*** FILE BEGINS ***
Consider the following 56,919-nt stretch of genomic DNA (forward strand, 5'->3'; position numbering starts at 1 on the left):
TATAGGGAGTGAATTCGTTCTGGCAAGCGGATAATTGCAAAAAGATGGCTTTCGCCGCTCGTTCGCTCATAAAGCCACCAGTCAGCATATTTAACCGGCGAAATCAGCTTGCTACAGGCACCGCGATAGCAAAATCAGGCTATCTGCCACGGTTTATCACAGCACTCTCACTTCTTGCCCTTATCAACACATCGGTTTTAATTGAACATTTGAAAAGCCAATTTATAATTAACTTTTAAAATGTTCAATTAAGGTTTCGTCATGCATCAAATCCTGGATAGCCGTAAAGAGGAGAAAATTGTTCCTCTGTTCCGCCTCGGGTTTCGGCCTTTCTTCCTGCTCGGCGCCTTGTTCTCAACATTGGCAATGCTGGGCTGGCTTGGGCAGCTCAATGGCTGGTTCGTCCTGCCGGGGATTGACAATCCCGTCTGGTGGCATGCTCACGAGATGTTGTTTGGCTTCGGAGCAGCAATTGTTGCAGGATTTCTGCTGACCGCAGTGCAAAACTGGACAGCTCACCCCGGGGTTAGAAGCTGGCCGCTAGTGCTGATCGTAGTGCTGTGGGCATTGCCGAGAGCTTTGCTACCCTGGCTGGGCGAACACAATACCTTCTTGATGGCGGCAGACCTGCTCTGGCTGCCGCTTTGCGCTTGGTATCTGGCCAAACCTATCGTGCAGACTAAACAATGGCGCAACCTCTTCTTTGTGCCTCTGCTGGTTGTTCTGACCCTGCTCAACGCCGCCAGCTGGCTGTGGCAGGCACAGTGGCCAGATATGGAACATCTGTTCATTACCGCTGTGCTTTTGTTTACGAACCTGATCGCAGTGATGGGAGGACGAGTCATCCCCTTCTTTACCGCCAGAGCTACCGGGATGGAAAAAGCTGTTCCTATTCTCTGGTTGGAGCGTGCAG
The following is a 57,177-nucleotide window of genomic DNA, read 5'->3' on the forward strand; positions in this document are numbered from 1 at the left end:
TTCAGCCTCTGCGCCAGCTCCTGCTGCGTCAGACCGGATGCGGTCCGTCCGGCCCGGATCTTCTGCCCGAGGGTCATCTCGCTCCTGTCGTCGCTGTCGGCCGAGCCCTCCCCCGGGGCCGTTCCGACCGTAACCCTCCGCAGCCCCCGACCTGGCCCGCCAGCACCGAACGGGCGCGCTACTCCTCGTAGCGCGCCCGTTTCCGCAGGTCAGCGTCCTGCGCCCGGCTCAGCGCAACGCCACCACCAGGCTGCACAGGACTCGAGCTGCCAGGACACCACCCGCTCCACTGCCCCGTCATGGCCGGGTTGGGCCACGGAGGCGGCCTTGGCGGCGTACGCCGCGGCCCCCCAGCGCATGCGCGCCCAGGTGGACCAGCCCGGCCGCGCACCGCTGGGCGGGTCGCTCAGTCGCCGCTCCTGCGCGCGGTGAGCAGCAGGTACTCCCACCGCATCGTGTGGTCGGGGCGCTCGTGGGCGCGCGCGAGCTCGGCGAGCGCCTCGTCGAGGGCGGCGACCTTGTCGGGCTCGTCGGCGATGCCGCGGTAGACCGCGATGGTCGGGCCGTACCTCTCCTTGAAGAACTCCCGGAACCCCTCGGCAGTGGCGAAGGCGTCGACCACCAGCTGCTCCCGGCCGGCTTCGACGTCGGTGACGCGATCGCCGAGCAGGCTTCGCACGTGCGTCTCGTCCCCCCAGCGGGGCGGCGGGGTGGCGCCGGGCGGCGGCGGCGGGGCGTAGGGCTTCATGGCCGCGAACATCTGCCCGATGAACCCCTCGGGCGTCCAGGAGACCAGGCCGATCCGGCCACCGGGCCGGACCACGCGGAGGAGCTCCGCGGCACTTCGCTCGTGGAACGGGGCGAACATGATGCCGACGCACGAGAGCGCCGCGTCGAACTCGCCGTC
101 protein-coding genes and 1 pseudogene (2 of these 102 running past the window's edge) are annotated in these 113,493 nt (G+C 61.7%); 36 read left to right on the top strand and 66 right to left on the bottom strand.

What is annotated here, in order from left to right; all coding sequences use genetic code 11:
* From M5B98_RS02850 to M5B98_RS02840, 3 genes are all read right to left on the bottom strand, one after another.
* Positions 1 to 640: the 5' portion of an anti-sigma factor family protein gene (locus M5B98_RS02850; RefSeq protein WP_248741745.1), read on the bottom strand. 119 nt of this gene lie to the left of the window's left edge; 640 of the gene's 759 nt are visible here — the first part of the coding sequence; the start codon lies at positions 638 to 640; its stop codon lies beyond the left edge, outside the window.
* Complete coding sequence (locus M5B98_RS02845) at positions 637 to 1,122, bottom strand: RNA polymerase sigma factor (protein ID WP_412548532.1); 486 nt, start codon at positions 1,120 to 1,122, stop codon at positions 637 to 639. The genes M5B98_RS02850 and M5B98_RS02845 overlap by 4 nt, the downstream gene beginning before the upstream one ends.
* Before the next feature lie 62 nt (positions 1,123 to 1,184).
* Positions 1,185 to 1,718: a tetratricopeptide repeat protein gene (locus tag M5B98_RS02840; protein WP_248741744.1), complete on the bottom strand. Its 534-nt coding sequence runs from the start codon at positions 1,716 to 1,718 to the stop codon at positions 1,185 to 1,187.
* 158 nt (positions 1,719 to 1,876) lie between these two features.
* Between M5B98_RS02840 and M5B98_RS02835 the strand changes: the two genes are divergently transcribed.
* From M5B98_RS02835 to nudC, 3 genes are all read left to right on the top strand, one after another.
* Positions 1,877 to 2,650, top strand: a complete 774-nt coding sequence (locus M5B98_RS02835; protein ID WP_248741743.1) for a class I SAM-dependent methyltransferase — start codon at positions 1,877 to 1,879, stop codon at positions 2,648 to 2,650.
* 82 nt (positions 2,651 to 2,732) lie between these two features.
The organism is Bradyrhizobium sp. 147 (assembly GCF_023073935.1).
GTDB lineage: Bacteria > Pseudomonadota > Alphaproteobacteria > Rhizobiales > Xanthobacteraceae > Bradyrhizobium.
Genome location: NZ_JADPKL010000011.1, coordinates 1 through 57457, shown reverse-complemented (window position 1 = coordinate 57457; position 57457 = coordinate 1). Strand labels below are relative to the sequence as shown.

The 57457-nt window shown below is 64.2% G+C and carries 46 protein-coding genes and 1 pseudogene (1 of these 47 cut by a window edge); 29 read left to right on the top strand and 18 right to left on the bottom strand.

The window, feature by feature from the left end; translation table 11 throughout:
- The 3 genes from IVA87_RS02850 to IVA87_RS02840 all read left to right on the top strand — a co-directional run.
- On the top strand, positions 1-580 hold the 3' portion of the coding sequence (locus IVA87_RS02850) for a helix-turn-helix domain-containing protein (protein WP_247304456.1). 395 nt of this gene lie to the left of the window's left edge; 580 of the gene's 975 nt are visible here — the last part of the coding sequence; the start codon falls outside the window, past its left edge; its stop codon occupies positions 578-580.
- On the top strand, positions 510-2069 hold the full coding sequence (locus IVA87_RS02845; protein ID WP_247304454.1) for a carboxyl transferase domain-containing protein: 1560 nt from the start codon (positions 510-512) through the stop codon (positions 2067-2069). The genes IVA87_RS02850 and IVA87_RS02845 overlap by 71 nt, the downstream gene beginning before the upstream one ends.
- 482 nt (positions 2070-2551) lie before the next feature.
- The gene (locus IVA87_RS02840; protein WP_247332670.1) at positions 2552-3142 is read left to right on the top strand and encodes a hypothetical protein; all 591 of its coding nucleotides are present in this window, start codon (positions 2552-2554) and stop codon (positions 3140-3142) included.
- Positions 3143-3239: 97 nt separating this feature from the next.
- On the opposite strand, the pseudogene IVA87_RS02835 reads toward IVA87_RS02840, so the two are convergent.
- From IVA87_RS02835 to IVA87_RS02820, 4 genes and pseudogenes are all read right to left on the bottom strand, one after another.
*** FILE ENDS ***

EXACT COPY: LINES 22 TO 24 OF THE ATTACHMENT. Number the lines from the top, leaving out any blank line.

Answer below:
- The 3 genes from IVA87_RS02850 to IVA87_RS02840 all read left to right on the top strand — a co-directional run.
- On the top strand, positions 1-580 hold the 3' portion of the coding sequence (locus IVA87_RS02850) for a helix-turn-helix domain-containing protein (protein WP_247304456.1). 395 nt of this gene lie to the left of the window's left edge; 580 of the gene's 975 nt are visible here — the last part of the coding sequence; the start codon falls outside the window, past its left edge; its stop codon occupies positions 578-580.
- On the top strand, positions 510-2069 hold the full coding sequence (locus IVA87_RS02845; protein ID WP_247304454.1) for a carboxyl transferase domain-containing protein: 1560 nt from the start codon (positions 510-512) through the stop codon (positions 2067-2069). The genes IVA87_RS02850 and IVA87_RS02845 overlap by 71 nt, the downstream gene beginning before the upstream one ends.